Since the collapse of the Soviet Union in 1992, the Kyrgyz Republic has undergone an extensive economic liberalization program and rapid privatization. However the development of this landlocked and mountainous country is constrained by inadequate infrastructures and underdeveloped remote regions, shortage of qualified workers. Agriculture, trade, and gold production have become the Kyrgyz Republic's dominant economic sectors. The agricultural sector accounts 22 percent of the country’s GDP and employs about half of the working population. A third of the country’s $7.4 billion GDP depends on remittances, making the country vulnerable to microeconomic shocks.
The number of microfinance organizations increased rapidly until mid-2012 when action was taken by the regulator, the National Bank of the Kyrgyz Republic, to regulate the boom in the small loans sector. While most microfinance institutions have a strong focus in Bishkek and other urban areas, First MicroCredit Company, Kyrgyz Republic targets rural areas in accordance with its mandate to serve clients who do not have access to financial services.
First MicroCredit Company, Kyrgyz Republic (FMCC-K) is the largest microfinance provider in the southern region of the Kyrgyz Republic and accounts for 5 percent of the microfinance market. It was established in 2006 to provide microfinance facilities in the rural mountainous areas of the Osh and Naryn provinces, which suffer from some of the highest poverty rates in the country. Despite the difficulties of operating in the mountainous region and amid economic hardship, FMCC-K has grown its network to 13 branches, and serves more than 12,000 clients, with over 80 percent of rural exposure.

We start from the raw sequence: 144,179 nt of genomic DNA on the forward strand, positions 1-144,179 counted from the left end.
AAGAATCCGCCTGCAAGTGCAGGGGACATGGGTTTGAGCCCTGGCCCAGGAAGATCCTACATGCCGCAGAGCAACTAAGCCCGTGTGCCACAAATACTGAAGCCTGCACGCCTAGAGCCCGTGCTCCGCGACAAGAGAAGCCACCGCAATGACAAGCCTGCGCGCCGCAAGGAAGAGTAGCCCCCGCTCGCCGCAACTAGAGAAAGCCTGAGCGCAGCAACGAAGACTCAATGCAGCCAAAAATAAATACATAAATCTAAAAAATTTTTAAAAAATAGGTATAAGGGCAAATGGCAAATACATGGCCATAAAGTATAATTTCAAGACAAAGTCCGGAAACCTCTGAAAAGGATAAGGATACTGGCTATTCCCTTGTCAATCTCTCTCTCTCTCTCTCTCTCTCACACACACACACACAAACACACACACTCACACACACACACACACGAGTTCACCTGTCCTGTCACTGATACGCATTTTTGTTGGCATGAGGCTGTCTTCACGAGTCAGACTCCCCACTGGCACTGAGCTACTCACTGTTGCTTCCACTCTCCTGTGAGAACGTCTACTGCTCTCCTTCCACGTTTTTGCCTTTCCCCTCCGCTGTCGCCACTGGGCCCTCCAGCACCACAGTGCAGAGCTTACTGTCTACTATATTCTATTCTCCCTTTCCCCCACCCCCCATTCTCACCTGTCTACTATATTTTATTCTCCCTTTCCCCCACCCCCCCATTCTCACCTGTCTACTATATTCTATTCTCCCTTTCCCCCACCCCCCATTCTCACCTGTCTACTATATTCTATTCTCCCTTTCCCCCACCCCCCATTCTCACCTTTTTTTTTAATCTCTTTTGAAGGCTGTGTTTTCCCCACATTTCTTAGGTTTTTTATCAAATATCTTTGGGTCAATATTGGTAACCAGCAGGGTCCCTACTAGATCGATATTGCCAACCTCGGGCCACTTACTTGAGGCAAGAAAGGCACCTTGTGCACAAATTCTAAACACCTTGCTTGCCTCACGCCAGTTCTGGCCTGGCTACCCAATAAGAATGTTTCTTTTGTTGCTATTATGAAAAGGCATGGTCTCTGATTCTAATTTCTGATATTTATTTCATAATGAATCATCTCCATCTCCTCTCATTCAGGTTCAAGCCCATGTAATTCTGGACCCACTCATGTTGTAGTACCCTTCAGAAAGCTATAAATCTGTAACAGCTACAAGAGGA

FMCC’s activities focus on providing loans, approximately two thirds of which are in the livestock and agricultural sector reflecting the macroeconomic characteristics of the country. The loan portfolio has grown rapidly, with financing provided for animal husbandry, trading & enterprise activities, housing improvement and education as well as agricultural inputs for growing cotton, potatoes, vegetables, wheat. Loans have also been extended to SMEs, which are generally involved in trade, manufacturing and service activities to enable clients to increase working capital, acquire fixed assets and develop or renovate business premises. Women, who represent 44 percent of FMCC’s borrowers, are being further served by the Women’s Entrepreneurship Project. Developed in collaboration with the Asian Development Bank to improve the quality of life among women in rural areas and small towns, a revolving credit line supports female entrepreneurs to engage in startups, business expansion, diversification and/or modernization of business operations. In alignment with FMCC’s vision to adopt digital financial services, the ELSOM electronic-wallet, a digital repayment service, enables clients to repay loans via mobile phones, saving time and travel costs, and is enabling FMCC to reach more remote clients.